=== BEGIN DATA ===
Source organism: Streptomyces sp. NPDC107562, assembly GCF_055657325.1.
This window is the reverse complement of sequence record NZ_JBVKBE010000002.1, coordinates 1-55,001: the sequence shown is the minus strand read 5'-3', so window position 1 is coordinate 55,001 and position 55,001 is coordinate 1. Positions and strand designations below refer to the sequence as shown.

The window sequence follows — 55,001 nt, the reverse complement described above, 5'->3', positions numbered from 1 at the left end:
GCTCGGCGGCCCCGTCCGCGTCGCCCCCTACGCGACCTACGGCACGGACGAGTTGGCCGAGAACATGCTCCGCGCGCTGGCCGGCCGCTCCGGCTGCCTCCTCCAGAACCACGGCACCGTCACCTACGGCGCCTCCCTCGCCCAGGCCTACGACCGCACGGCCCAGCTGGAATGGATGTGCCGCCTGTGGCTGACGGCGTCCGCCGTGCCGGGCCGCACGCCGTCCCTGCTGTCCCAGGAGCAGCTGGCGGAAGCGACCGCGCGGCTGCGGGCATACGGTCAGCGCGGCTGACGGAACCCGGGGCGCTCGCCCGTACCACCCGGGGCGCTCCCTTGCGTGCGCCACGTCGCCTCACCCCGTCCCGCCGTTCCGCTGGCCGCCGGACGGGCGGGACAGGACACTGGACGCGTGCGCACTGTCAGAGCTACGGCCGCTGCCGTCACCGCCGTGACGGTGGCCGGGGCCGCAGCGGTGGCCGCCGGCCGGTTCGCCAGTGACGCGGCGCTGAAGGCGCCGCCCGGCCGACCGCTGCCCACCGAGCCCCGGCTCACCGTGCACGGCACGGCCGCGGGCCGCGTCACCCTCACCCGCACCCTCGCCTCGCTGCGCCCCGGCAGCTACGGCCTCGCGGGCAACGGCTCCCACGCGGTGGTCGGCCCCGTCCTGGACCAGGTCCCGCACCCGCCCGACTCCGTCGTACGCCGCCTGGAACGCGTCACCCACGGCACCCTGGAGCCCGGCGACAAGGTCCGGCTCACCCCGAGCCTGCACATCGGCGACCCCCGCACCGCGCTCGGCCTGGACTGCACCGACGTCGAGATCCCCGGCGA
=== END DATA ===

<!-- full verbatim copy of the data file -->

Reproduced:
Source organism: Streptomyces sp. NPDC107562, assembly GCF_055657325.1.
This window is the reverse complement of sequence record NZ_JBVKBE010000002.1, coordinates 1-55,001: the sequence shown is the minus strand read 5'-3', so window position 1 is coordinate 55,001 and position 55,001 is coordinate 1. Positions and strand designations below refer to the sequence as shown.

The window sequence follows — 55,001 nt, the reverse complement described above, 5'->3', positions numbered from 1 at the left end:
GCTCGGCGGCCCCGTCCGCGTCGCCCCCTACGCGACCTACGGCACGGACGAGTTGGCCGAGAACATGCTCCGCGCGCTGGCCGGCCGCTCCGGCTGCCTCCTCCAGAACCACGGCACCGTCACCTACGGCGCCTCCCTCGCCCAGGCCTACGACCGCACGGCCCAGCTGGAATGGATGTGCCGCCTGTGGCTGACGGCGTCCGCCGTGCCGGGCCGCACGCCGTCCCTGCTGTCCCAGGAGCAGCTGGCGGAAGCGACCGCGCGGCTGCGGGCATACGGTCAGCGCGGCTGACGGAACCCGGGGCGCTCGCCCGTACCACCCGGGGCGCTCCCTTGCGTGCGCCACGTCGCCTCACCCCGTCCCGCCGTTCCGCTGGCCGCCGGACGGGCGGGACAGGACACTGGACGCGTGCGCACTGTCAGAGCTACGGCCGCTGCCGTCACCGCCGTGACGGTGGCCGGGGCCGCAGCGGTGGCCGCCGGCCGGTTCGCCAGTGACGCGGCGCTGAAGGCGCCGCCCGGCCGACCGCTGCCCACCGAGCCCCGGCTCACCGTGCACGGCACGGCCGCGGGCCGCGTCACCCTCACCCGCACCCTCGCCTCGCTGCGCCCCGGCAGCTACGGCCTCGCGGGCAACGGCTCCCACGCGGTGGTCGGCCCCGTCCTGGACCAGGTCCCGCACCCGCCCGACTCCGTCGTACGCCGCCTGGAACGCGTCACCCACGGCACCCTGGAGCCCGGCGACAAGGTCCGGCTCACCCCGAGCCTGCACATCGGCGACCCCCGCACCGCGCTCGGCCTGGACTGCACCGACGTCGAGATCCCCGGCGA